LAS VEGAS—The next generation of broadcast television hasn’t gotten a prime-time airing in its CES debut.
Instead, ATSC 3.0—rebranded for marketing as “NextGen TV” in September—and its support for over-the-air 4K broadcasts, HDR color, more reliable HD reception, and data delivery to sets--have all been relegated to the equivalent of a late-night time slot.
Only a subset of the top TV vendors have announced that they will ship sets including NextGen TV tuners, they’ve confined that support to higher-end models, and they aren’t showing this off in their CES exhibits.
“This is definitely an early adopter product in 2020,” said John Taylor, senior vice president for public affairs and communications at LG Electronics USA, after the Korean firm’s press conference Monday morning in which NextGen TV got a rare public push.
LG will offer six models with next-generation tuners on-board, some 8K and some 4K.
Samsung will feature NextGen TV tuners in all of its 2020 8K sets, but left that detail out of its Sunday-evening First Look presentation.
Sony, meanwhile, will ship NextGen TV on a single series, the X900H line of 4K televisions, later this year. Those models were not on display on its CES exhibit.
Vizio and TCL, however, left NextGen TV out of their CES introductions. TiVo did too; consumer vice president Ted Malone said, “I don't see a lot of there there yet” Monday after saying the company had considered developing an external tuner add-on for its Edge line of DVRs.
The Advanced Television Systems Committee, the Washington-based group behind NextGen TV as well as the ATSC 1.0 digital-TV standard that debuted in sets at CES 22 years ago, is counseling patience, and calling the total of 20 announced NextGen TV devices a good start.
“Twenty in 2020 is a big number,” spokesman Dave Arland said Tuesday. “Honestly, we didn't think it would be that high.”
The primary objection seems to be the price of NextGen TV components. On Sunday, Vizio product-development vice president John Hwang called the tuners “extremely expensive,” and Samsung TV marketing vice president Andrew Sivori said, “There is a very real cost to it." They and other industry executives didn’t share dollar numbers.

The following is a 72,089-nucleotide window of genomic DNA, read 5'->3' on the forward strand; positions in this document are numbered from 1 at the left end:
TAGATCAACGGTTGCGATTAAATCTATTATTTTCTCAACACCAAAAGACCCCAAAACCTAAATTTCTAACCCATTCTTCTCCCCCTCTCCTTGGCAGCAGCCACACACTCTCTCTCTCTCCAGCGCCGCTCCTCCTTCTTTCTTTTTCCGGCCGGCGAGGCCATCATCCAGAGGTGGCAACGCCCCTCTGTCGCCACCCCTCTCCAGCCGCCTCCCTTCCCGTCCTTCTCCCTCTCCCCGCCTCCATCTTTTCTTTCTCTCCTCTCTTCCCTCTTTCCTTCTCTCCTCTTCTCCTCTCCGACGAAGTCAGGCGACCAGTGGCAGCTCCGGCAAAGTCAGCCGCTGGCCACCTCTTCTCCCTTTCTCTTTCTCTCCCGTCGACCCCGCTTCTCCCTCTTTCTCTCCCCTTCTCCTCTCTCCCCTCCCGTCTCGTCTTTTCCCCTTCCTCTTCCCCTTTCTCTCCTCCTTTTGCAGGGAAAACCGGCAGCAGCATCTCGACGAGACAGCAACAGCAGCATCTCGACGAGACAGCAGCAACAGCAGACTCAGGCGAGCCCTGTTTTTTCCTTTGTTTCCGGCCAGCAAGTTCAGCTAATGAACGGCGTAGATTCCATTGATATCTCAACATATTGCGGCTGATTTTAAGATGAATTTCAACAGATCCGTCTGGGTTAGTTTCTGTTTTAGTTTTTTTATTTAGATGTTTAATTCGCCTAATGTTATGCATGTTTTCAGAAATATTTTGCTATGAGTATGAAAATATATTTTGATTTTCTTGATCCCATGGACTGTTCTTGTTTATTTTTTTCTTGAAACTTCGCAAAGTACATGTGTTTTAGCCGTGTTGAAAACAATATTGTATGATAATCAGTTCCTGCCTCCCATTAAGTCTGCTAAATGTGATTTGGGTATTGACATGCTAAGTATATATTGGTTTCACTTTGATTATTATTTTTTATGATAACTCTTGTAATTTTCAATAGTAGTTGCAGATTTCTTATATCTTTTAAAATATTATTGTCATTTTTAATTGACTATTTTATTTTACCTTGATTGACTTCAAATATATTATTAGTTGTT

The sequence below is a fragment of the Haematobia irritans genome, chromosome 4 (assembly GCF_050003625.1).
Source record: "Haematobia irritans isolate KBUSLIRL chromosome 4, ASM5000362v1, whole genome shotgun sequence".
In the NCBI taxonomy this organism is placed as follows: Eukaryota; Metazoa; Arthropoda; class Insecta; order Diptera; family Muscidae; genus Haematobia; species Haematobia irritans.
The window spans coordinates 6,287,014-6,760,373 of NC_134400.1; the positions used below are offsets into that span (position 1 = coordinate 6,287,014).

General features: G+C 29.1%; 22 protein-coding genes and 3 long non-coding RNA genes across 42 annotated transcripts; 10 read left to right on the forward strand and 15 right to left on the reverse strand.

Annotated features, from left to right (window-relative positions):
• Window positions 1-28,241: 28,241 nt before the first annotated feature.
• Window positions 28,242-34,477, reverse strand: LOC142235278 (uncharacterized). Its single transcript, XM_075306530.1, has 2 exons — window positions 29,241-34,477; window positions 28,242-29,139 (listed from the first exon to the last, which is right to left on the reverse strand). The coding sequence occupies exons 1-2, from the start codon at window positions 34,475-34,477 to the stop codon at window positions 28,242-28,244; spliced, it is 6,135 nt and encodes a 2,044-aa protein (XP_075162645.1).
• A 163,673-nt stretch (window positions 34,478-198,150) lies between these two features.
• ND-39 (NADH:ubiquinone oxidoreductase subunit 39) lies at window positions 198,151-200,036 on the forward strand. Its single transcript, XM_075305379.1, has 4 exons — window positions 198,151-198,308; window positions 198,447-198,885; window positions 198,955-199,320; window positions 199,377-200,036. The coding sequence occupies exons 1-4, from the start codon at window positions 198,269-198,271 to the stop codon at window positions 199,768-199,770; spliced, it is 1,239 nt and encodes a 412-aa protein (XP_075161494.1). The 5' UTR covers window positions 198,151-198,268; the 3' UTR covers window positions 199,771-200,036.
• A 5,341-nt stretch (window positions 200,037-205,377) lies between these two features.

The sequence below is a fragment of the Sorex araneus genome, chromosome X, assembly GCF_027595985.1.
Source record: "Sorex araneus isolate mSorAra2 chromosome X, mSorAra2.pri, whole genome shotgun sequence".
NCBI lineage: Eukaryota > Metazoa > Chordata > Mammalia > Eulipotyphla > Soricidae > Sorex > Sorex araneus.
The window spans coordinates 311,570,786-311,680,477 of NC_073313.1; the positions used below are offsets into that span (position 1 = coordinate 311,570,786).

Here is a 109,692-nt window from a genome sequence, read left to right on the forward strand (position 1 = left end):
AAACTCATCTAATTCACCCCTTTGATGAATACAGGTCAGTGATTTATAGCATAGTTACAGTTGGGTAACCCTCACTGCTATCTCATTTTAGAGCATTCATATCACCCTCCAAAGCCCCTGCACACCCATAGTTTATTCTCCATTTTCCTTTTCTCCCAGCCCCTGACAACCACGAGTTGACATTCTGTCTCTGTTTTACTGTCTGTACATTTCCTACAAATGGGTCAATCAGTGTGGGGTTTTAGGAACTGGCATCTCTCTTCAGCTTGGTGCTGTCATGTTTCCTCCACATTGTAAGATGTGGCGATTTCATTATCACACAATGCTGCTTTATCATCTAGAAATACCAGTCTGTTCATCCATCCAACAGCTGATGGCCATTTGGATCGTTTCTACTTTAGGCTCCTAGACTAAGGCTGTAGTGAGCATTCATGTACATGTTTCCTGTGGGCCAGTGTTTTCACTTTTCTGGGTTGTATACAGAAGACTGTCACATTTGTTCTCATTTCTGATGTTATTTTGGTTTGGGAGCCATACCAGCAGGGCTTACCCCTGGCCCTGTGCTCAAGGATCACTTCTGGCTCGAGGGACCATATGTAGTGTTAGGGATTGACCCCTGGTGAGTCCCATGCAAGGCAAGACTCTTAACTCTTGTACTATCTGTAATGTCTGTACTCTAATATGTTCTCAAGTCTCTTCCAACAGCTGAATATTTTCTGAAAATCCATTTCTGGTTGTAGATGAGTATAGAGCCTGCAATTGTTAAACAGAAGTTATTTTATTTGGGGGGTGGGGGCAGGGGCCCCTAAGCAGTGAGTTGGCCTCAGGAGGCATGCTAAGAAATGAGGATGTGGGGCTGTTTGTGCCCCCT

Arland pointed to the difficulties of integrating a new set of electronics, and then the lack of a large base of customers to absorb those costs at first: “The more that you make, the less expensive it will be.”
Paul Gray, a director of research at IHS Markit, said “proprietary IP” could also be a factor, noting the lack of a simple patent pool like the one European firms assembled for the DVB broadcast standard used there.
“I think that's a real pity, actually,” he said Monday. “ATSC 3 is a sensible, pragmatic series of choices they've made, where they've learned off everybody else in the world.”
Unlike ATSC 1.0, ATSC 3.0 won’t have a government mandate to push adoption. The Federal Communications Commission is instead requiring broadcasters that begin ATSC 3.0 broadcasts to keep their ATSC 1.0 signals up for five years after.
Last year, Sinclair said it would bring NextGen TV broadcasts to 40 cities across the U.S. by 2020. Arland said that will require extensive cooperation among broadcasters to share channels on each other’s frequencies and transmitters.
After describing the complicated business of channel sharing, Arland warned that it will be a foreign concept to many local broadcasters: “A lot of TV station general managers don't really understand that.”
Viewers, in turn, will have to rescan to pick up these relocated channels, and some secondary DTV channels may have to be cut to free up frequencies for NextGen.
But stations that adopt NextGen TV will have a chance to build new businesses on the data capabilities of NextGen TV. “3.0 gives broadcasters a chance to do more than broadcasting,” said Gary Arlen, president of Arlen Communications.
“Think of it as OTT over the air,” said Michael Bouchard, vice president of technology strategy at Sinclair’s ONE Media division, in a conversation Tuesday next to a demo television showing a live NextGen TV broadcast from Las Vegas NBC affiliate KSNV. “We get targeted ads on a non-connected TV.”
NextGen’s advocates suggest that CES 2021 will show this effort in a better place.
“We fully expect that NextGen TV will be a common feature in everybody's television by the time we get to covering 70% of the population,” Arland predicted. LG’s Taylor, meanwhile, noted that three years after ATSC 3.0’s debut in South Korea, all of LG’s sets feature tuners for that standard.
IHS Markit’s Gray, meanwhile, gave manufacturers credit for not rushing early implementations of NextGen TV into the market. “They've spent a lot of time on robustness and testing this stuff out and making sure it works--having the courage to say ‘not yet’.”